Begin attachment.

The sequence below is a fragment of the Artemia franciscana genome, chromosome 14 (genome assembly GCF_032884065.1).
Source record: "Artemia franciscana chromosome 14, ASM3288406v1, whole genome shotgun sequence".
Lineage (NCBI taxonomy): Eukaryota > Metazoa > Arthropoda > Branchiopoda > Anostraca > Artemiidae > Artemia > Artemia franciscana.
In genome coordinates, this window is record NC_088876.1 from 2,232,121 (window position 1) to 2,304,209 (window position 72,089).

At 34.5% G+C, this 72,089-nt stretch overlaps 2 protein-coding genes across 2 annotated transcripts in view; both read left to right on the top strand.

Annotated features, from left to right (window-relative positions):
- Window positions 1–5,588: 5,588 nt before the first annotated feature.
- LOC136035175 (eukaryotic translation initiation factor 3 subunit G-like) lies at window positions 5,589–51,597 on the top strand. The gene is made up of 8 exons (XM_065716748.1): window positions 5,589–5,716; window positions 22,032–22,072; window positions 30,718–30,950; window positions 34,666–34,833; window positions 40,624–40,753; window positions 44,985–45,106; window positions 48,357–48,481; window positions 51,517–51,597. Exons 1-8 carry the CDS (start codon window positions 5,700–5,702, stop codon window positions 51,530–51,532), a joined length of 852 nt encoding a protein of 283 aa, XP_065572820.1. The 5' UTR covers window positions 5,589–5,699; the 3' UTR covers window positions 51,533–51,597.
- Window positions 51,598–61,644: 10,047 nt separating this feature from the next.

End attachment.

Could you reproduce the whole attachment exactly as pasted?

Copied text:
The sequence below is a fragment of the Artemia franciscana genome, chromosome 14 (genome assembly GCF_032884065.1).
Source record: "Artemia franciscana chromosome 14, ASM3288406v1, whole genome shotgun sequence".
Lineage (NCBI taxonomy): Eukaryota > Metazoa > Arthropoda > Branchiopoda > Anostraca > Artemiidae > Artemia > Artemia franciscana.
In genome coordinates, this window is record NC_088876.1 from 2,232,121 (window position 1) to 2,304,209 (window position 72,089).

At 34.5% G+C, this 72,089-nt stretch overlaps 2 protein-coding genes across 2 annotated transcripts in view; both read left to right on the top strand.

Annotated features, from left to right (window-relative positions):
- Window positions 1–5,588: 5,588 nt before the first annotated feature.
- LOC136035175 (eukaryotic translation initiation factor 3 subunit G-like) lies at window positions 5,589–51,597 on the top strand. The gene is made up of 8 exons (XM_065716748.1): window positions 5,589–5,716; window positions 22,032–22,072; window positions 30,718–30,950; window positions 34,666–34,833; window positions 40,624–40,753; window positions 44,985–45,106; window positions 48,357–48,481; window positions 51,517–51,597. Exons 1-8 carry the CDS (start codon window positions 5,700–5,702, stop codon window positions 51,530–51,532), a joined length of 852 nt encoding a protein of 283 aa, XP_065572820.1. The 5' UTR covers window positions 5,589–5,699; the 3' UTR covers window positions 51,533–51,597.
- Window positions 51,598–61,644: 10,047 nt separating this feature from the next.